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Despite motor city blues, Nagoya’s red lights still burn brightly

Shukan Asahi Geino Apr. 16
Shukan Asahi Geino Apr. 16
Since last autumn, when Toyota Motor Co. revised its projected operating profits downward by 1 trillion yen, the “Toyota Shock” has reverberated across Aichi Prefecture. The results of fiscal 2008 are expected to show a year-on decline in profits of 73.6 percent, sending shockwaves through financial markets.

One impact of this downturn has been the layoffs of large numbers of contract workers in Toyota affiliates and subcontractors.

Writing in the first of a two-part series in Shukan Asahi Geino (Apr. 16), Muneaki Hirano notes that until last year, Toyota’s prosperity had buoyed Nagoya’s economy, leading it to open Chubu International Airport in 2004 and host an world exposition the following year. The boom had also acted as a magnet for hookers from all over Japan. “I couldn’t earn a living in (Sapporo’s) Susukino, so I spent two weeks out of every month in Nagoya,” was how one Hokkaido gal put it.

The fashion health masseuse says Sapporo prices have fallen to as low as 1,000 yen per 10-minute increment.

But while the effects of the downturn are indeed being felt in other regions of Japan, Nagoya’s sex spots are apparently holding their own.

“At first we were resigned to a slump in the sex business but the current situation proved different,” Akira Tagawa, manager of deri heru (out-call service) Club Ryu no Ana (dragon’s den) tells Hirano. “The number of job candidates, both male and female, suddenly began increasing. A lot of the women were amateurs looking for work in the sex business for the first time, to support their unemployed husbands or boyfriends.”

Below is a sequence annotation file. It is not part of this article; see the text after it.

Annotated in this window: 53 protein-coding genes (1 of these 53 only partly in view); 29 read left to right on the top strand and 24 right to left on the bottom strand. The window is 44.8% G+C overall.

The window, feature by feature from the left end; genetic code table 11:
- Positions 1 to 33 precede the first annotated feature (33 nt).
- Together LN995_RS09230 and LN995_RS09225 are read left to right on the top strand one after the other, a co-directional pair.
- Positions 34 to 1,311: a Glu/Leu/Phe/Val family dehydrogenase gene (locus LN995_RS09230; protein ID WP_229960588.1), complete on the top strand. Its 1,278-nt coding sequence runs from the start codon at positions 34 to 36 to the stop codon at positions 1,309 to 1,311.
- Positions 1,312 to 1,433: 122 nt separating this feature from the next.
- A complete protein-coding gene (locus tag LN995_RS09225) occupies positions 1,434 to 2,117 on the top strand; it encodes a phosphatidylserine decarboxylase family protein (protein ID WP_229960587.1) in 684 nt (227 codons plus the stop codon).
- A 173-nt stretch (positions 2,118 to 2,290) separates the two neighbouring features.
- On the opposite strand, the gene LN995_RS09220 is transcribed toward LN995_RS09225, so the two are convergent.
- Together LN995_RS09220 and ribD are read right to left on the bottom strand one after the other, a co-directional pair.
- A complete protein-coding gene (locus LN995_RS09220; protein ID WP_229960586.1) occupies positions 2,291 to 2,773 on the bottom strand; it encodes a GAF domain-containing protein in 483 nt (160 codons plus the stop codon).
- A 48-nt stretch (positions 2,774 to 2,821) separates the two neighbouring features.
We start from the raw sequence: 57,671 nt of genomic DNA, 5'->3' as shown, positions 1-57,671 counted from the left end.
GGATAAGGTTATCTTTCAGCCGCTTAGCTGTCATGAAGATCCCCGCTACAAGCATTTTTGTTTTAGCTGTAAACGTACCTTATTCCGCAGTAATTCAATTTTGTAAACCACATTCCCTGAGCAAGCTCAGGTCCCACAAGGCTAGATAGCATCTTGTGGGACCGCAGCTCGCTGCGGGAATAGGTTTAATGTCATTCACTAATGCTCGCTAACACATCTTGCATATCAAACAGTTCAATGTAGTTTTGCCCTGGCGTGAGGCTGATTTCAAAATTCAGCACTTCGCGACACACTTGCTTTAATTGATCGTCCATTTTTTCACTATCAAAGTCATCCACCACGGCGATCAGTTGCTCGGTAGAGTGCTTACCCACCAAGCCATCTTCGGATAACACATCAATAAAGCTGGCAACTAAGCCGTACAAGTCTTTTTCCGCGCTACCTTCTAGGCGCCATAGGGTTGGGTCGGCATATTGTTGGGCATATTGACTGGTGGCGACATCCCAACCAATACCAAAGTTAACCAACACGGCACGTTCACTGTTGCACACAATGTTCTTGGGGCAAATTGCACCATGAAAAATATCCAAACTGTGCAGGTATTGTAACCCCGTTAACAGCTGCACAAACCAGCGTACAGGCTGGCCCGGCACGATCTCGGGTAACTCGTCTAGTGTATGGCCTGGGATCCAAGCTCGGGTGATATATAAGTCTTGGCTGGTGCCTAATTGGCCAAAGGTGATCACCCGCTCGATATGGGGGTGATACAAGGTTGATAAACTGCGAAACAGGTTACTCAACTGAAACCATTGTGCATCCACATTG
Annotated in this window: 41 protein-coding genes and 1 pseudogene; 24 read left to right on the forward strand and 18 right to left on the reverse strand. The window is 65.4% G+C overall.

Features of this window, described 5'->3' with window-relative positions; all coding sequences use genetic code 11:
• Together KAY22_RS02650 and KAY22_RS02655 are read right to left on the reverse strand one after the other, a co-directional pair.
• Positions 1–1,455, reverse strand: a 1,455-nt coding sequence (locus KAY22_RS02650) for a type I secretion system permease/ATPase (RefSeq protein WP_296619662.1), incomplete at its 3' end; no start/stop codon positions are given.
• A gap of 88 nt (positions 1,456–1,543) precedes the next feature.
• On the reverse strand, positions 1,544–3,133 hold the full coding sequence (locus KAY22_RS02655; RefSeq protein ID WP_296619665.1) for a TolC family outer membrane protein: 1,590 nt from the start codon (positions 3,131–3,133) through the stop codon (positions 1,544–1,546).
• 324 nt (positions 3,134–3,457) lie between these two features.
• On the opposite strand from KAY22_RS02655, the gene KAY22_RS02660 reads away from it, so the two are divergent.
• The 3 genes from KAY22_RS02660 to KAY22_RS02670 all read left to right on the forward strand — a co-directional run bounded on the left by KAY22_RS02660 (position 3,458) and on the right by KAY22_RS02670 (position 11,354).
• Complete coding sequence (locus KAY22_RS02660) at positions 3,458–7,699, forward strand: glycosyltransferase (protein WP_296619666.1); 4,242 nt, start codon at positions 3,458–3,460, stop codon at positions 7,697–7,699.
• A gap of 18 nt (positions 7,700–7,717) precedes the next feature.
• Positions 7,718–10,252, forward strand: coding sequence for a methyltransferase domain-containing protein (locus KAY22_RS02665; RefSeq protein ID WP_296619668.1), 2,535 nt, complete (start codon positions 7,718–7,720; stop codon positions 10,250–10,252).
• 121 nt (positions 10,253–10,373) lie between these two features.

“I was eating breakfast with a friend, and she told me she was on the way to a job interview at a sex shop, and suggested I come along,” says Mei, a 19-year-old former factory assembly worker. “We started work the same day. I took care of two customers and netted 30,000 yen.”

“I’d thought about this kind of work but to be honest, I was scared to try it,” Mei adds. “And I was pretty nervous with the first customers. But after three months I was having fun. Now I’m glad I quit that factory job. Since I started in the sex business I’ve become something of a slut,” she giggles.

The Asagei piece notes that sex businesses are providing employment for males as well as females. Tamotsu Yoshino, a 44-year-old father of four, was laid off from his factory job. After stints at a pachinko shop and delivering newspapers, he found employment at a massage parlor. Working a 9 a.m. to 2 a.m. shift six days a week, he cleans the cubicles, greets customers and runs various errands.

“Actually it’s not so bad,” says Yoshino. “The hardest part for me is overcoming my shyness. At a factory job you don’t get to encounter people.”

Shin Fukagawa, editor of Hot Heaven — a magazine covering Nagoya sex described as having the thickness of a telephone directory — is quoted as saying that while bars and pachinko shops may have gone out of business, some of the city’s more popular sex shops are thriving.

“I suppose the customers are attracted by the recent influx of fresh amateur girls starting to work there,” he says. “They work harder at keeping their jobs, so customers have high expectations in terms of the service and quality of female staff. As far as the shops’ regular patrons are concerned, these are the best of times.” (K.S.)

Source: “Jidosha fukyo to Nagoya fuzoku!” Shukan Asahi Geino (Apr. 16, page 188)